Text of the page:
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Weird Sound When Playing on the G-string
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Rose
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February 18, 2018 - 10:55 am
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I took out my violin to practice and I realized that whenever I play on the G-string it sounds as if something is bouncing inside. This hasn't happened on any other string. Do any of you know what can be a cause of this?

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kodachrome
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February 18, 2018 - 1:23 pm
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Mine was making this awful buzzing sound when I would bow on the G string.  Come to find out it was on my A string peg. The little decorative ball on the outside came loose and was causing that awful noise. If that's the problem you can pull the little ball out put some crazy glue on it and press it back in. Or that's what I did anyway to fix mine.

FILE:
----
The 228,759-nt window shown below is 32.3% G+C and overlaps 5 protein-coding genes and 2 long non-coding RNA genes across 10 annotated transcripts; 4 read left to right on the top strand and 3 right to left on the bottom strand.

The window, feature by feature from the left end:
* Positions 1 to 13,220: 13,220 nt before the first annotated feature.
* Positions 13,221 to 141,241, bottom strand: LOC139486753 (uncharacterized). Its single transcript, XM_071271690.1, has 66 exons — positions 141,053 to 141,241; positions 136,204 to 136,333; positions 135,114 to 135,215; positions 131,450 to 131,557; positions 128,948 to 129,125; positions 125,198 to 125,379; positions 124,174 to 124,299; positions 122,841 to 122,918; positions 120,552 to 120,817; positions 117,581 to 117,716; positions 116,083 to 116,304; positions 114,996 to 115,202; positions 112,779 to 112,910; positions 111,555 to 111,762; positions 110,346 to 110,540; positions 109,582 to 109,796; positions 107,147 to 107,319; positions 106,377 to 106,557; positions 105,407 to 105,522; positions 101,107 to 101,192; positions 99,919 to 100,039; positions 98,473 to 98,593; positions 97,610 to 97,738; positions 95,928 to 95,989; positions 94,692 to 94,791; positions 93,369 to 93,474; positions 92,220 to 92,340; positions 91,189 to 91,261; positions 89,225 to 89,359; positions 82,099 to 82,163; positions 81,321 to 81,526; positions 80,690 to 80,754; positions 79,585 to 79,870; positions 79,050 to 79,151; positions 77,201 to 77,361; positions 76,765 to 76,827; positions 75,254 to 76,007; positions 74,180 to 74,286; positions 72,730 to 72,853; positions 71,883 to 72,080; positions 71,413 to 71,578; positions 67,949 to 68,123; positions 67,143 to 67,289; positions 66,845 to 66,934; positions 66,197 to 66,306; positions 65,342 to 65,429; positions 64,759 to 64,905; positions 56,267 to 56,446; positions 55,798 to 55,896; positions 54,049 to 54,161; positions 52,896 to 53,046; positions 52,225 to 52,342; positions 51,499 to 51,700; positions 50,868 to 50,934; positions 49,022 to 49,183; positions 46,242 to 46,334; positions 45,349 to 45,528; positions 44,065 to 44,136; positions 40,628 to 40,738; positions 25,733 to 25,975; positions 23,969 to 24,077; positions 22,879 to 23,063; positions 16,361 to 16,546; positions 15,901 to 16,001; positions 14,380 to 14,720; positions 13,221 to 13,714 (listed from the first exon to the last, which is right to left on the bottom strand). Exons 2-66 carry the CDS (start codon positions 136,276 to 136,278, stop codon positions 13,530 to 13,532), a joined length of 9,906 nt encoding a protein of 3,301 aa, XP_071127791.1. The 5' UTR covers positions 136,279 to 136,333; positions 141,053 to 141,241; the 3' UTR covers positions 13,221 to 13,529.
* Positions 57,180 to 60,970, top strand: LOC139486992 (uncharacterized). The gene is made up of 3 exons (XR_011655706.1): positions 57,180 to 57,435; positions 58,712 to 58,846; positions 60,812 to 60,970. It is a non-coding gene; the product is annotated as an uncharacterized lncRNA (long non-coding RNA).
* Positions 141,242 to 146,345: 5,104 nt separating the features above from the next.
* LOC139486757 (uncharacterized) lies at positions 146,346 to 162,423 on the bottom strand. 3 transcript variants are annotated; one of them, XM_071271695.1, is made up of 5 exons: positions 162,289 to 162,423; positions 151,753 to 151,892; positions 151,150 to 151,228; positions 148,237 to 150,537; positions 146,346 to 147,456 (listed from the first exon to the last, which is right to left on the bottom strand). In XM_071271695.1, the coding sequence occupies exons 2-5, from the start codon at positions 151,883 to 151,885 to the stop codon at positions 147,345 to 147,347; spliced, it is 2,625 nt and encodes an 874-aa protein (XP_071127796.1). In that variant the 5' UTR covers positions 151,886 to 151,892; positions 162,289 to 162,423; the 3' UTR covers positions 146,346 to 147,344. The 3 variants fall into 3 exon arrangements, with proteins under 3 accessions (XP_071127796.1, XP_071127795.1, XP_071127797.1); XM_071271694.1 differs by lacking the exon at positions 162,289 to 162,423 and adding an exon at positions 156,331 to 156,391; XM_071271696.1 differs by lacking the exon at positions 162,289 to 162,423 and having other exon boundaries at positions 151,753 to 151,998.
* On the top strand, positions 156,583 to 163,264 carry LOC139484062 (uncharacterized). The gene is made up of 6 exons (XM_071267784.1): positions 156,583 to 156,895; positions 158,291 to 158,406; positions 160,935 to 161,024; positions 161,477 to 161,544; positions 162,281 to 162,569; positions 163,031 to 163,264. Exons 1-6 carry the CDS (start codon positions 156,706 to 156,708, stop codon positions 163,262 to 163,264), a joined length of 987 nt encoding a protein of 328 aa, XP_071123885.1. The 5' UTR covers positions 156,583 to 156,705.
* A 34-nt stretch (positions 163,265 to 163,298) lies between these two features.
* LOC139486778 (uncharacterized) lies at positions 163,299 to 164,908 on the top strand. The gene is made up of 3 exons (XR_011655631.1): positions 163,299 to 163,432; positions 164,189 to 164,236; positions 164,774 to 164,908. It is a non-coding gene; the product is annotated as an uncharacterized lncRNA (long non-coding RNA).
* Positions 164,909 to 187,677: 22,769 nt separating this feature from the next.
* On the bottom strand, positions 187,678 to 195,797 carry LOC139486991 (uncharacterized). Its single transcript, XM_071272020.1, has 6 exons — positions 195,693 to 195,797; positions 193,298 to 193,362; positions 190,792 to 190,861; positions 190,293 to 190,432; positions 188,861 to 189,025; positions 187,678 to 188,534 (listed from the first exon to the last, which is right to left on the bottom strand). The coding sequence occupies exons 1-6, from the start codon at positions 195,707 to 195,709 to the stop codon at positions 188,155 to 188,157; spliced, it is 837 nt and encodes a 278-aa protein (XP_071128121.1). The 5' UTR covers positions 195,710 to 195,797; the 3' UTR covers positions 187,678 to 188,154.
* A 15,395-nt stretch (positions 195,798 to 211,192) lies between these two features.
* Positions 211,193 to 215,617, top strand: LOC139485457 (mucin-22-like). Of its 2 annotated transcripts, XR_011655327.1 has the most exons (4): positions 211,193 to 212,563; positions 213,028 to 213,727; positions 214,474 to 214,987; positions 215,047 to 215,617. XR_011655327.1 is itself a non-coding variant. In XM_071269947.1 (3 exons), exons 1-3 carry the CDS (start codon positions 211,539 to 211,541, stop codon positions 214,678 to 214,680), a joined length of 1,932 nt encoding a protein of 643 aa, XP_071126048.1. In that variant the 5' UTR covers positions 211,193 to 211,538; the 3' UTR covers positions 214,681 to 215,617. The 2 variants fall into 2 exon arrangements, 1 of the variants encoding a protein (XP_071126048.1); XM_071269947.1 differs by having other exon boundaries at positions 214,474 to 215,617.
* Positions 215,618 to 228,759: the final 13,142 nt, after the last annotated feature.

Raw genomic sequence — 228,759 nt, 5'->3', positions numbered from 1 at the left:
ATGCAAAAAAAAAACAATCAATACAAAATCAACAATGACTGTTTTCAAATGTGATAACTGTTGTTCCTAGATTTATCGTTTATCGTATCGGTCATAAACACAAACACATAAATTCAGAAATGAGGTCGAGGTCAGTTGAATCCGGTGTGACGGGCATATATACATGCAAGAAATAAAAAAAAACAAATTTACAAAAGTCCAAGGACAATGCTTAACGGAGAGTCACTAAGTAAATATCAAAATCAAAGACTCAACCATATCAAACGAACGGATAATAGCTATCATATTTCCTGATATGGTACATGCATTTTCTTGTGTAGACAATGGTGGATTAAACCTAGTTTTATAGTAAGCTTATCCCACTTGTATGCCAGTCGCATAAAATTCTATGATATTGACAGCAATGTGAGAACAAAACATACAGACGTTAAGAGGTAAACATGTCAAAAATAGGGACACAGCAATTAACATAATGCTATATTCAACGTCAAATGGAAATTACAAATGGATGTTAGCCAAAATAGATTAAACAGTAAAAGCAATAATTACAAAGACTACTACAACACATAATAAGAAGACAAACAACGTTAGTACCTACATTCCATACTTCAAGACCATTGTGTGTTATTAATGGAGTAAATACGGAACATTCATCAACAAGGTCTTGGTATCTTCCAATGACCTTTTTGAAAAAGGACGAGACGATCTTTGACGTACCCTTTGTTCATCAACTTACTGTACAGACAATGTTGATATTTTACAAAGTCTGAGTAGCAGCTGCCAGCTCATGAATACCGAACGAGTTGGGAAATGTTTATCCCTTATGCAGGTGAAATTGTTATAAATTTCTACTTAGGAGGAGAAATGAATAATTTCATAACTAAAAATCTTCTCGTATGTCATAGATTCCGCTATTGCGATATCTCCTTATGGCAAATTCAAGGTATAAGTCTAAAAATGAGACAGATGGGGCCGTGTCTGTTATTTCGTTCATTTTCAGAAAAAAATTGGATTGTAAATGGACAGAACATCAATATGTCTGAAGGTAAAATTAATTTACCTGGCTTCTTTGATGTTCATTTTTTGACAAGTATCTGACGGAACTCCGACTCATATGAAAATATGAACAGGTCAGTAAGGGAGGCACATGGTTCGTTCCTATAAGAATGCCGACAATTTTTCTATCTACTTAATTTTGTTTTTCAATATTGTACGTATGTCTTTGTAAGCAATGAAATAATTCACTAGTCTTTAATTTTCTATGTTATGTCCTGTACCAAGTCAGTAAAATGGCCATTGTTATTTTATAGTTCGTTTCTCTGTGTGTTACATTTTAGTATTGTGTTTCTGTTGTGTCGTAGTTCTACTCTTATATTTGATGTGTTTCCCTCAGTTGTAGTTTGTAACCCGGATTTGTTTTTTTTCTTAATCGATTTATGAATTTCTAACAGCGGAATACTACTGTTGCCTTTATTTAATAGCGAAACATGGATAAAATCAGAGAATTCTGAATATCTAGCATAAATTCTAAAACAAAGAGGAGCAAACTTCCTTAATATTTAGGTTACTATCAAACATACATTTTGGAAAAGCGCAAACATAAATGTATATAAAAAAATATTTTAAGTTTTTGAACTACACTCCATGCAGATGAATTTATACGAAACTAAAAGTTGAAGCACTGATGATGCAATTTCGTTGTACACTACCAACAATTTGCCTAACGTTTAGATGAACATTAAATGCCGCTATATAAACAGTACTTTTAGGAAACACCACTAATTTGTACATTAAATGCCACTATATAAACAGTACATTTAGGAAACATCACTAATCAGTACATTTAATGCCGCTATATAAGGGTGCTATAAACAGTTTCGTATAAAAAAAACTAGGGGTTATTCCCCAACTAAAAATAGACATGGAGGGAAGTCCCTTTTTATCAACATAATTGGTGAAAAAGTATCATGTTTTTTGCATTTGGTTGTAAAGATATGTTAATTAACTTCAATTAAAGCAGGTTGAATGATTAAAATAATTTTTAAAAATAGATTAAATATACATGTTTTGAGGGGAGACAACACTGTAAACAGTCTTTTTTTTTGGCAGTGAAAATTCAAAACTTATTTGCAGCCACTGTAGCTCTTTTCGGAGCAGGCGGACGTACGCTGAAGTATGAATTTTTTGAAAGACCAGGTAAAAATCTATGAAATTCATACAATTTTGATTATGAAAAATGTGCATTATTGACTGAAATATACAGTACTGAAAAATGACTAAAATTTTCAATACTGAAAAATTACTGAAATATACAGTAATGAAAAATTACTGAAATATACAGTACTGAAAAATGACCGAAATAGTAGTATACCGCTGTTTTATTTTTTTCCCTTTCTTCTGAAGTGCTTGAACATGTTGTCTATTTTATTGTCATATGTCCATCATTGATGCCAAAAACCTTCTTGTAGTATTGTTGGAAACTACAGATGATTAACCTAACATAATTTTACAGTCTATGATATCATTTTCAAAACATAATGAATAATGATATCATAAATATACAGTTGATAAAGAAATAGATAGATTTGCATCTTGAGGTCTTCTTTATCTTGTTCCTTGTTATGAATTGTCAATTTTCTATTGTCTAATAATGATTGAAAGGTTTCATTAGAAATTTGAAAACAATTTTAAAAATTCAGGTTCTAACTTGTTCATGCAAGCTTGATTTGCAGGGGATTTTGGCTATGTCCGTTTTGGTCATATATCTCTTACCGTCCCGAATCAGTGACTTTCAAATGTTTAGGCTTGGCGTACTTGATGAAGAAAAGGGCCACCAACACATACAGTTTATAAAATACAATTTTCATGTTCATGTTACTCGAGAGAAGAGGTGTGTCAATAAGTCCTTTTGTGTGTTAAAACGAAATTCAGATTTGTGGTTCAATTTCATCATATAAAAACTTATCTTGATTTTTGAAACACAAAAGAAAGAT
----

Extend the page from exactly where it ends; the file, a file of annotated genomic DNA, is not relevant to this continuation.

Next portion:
Look for anything loose. Hope it helps.

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Rose
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February 18, 2018 - 2:34 pm
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Thanks for your response. My pegs do not have the decorative balls that you mentioned so that can't be the answer 🙂 But i will definitely take your advice and look for something loose. 

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Rose
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February 18, 2018 - 4:16 pm
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I should mention that it sounds like something is spinning inside.

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Irv
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February 18, 2018 - 4:35 pm
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You might want to take a look inside the violin through the "e string" side f hole and make sure that your sound post is still secure.  You should be able to see it by the bridge foot of the "e string."  If it is not there, you will indeed have something rattling inside the violin and I would loosen the strings to prevent damage to the front plate of the violin.